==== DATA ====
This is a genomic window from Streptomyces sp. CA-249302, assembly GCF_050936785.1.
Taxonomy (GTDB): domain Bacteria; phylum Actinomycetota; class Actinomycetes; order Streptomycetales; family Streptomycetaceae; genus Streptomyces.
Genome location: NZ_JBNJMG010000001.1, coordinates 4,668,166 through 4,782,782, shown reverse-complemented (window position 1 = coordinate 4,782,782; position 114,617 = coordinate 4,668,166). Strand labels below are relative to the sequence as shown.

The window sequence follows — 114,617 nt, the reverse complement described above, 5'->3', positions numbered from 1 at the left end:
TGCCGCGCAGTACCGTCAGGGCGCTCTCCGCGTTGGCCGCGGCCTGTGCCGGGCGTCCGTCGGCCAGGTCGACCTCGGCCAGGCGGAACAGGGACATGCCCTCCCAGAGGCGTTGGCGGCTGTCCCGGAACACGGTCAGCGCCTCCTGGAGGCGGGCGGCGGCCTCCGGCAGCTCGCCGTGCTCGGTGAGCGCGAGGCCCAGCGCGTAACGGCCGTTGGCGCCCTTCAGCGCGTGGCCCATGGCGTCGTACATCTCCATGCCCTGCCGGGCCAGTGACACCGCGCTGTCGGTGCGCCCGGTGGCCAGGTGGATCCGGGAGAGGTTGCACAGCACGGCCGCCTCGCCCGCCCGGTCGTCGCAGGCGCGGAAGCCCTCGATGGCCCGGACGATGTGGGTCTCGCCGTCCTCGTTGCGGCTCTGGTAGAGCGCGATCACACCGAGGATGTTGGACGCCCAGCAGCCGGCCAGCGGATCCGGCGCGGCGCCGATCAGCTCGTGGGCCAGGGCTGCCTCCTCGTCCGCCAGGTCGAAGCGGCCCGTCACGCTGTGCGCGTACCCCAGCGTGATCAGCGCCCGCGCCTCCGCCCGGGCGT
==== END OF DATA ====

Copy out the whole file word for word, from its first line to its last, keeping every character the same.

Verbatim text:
This is a genomic window from Streptomyces sp. CA-249302, assembly GCF_050936785.1.
Taxonomy (GTDB): domain Bacteria; phylum Actinomycetota; class Actinomycetes; order Streptomycetales; family Streptomycetaceae; genus Streptomyces.
Genome location: NZ_JBNJMG010000001.1, coordinates 4,668,166 through 4,782,782, shown reverse-complemented (window position 1 = coordinate 4,782,782; position 114,617 = coordinate 4,668,166). Strand labels below are relative to the sequence as shown.

The window sequence follows — 114,617 nt, the reverse complement described above, 5'->3', positions numbered from 1 at the left end:
TGCCGCGCAGTACCGTCAGGGCGCTCTCCGCGTTGGCCGCGGCCTGTGCCGGGCGTCCGTCGGCCAGGTCGACCTCGGCCAGGCGGAACAGGGACATGCCCTCCCAGAGGCGTTGGCGGCTGTCCCGGAACACGGTCAGCGCCTCCTGGAGGCGGGCGGCGGCCTCCGGCAGCTCGCCGTGCTCGGTGAGCGCGAGGCCCAGCGCGTAACGGCCGTTGGCGCCCTTCAGCGCGTGGCCCATGGCGTCGTACATCTCCATGCCCTGCCGGGCCAGTGACACCGCGCTGTCGGTGCGCCCGGTGGCCAGGTGGATCCGGGAGAGGTTGCACAGCACGGCCGCCTCGCCCGCCCGGTCGTCGCAGGCGCGGAAGCCCTCGATGGCCCGGACGATGTGGGTCTCGCCGTCCTCGTTGCGGCTCTGGTAGAGCGCGATCACACCGAGGATGTTGGACGCCCAGCAGCCGGCCAGCGGATCCGGCGCGGCGCCGATCAGCTCGTGGGCCAGGGCTGCCTCCTCGTCCGCCAGGTCGAAGCGGCCCGTCACGCTGTGCGCGTACCCCAGCGTGATCAGCGCCCGCGCCTCCGCCCGGGCGT